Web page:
Percentiles may vary from year to year.

Chart provided by 800score.com.

Stanford's Business School
It is interesting Blake mentions Stanford as if to show that other highly regarded graduate schools would also have accepted him regardless of Harvard's Affirmative Action Program for Rich People. However, Stanford also has a "Legacy Admissions" program. In fact, back in 2003 The Stanford Daily ran a story, Higher admit rate for legacies, how Stanford was had a higher admit rate for legacies than other students.
According to a newly published research paper by Thomas Loverro, Class of 2003, legacies are admitted to college at higher rates than other students — even if they are somewhat less qualified.

In the paper, which was published in the Stanford Undergraduate Research Journal, Loverro cited a Department of Education report that found that legacy students at Harvard averaged 35 points less on the SAT than non-legacies. According to Loverro, Harvard's admit rate for legacies is 40 percent versus 11 percent for general applicants.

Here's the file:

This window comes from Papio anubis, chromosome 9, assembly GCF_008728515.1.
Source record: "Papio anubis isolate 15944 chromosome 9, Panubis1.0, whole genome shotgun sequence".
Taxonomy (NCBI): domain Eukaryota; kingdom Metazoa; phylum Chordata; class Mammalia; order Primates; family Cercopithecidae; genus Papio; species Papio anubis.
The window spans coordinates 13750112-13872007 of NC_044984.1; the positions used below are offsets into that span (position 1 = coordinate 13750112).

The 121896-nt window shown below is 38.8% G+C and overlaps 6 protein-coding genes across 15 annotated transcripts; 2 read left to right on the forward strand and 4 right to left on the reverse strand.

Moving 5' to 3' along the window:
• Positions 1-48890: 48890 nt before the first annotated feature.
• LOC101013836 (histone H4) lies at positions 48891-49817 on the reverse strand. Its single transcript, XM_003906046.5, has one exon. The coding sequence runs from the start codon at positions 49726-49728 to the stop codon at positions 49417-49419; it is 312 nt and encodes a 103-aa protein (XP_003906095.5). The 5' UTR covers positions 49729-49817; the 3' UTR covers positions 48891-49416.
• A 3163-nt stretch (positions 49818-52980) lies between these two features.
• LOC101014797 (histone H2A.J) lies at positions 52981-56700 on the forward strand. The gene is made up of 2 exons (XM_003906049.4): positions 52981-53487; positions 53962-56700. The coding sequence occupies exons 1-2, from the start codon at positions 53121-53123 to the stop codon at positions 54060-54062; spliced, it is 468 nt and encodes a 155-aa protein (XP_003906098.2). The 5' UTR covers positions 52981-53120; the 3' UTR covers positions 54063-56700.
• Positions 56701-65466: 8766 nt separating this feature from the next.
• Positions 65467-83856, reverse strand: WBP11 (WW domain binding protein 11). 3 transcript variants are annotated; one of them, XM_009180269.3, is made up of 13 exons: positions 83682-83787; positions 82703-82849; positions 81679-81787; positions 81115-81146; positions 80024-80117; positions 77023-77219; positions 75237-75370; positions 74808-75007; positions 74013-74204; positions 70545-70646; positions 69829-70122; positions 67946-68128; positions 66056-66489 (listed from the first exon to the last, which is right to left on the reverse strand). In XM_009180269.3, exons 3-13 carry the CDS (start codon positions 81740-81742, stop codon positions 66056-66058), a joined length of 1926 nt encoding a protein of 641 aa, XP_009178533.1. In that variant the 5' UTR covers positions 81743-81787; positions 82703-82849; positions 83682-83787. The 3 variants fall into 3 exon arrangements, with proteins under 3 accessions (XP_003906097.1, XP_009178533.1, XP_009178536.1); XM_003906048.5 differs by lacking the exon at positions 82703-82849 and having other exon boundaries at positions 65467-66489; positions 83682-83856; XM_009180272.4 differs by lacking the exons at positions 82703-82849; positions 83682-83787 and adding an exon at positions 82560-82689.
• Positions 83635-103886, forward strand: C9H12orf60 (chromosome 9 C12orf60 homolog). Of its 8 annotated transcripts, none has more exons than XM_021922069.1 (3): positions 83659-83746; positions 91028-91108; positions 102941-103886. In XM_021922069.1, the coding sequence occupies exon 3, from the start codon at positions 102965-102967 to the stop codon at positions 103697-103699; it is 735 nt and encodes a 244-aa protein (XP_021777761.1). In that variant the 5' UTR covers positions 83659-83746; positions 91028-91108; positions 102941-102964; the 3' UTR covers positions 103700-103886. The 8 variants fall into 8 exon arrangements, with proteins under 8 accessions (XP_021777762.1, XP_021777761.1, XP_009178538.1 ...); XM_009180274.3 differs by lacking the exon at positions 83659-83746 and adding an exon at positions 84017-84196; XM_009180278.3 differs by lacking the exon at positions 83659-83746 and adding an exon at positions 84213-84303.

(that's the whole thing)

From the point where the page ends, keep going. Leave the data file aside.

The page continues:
So why would Blake choose Stanford as his second choice? Could it be that US Secretary of State Condoleezza Rice also happened to be the former Provost at Stanford. It is very disheartening that both Blake and the Times are trying to fool the people into thinking was not given special consideration. And it is more disheartening that universities like Stanford and Harvard, continue to defend their affirmative action program for the rich. Face it Blake, you have the connections some people would die for.

Boston Globe
There is an article in the Boston Globe written back in 1991. It was written by Paul Hemp back and the article was published on December 22, 1991. For $2.95, I figure, what the hell, so I purchased the article to see if there were any similarities between him and those who went before him, since he did say he researched the precedents.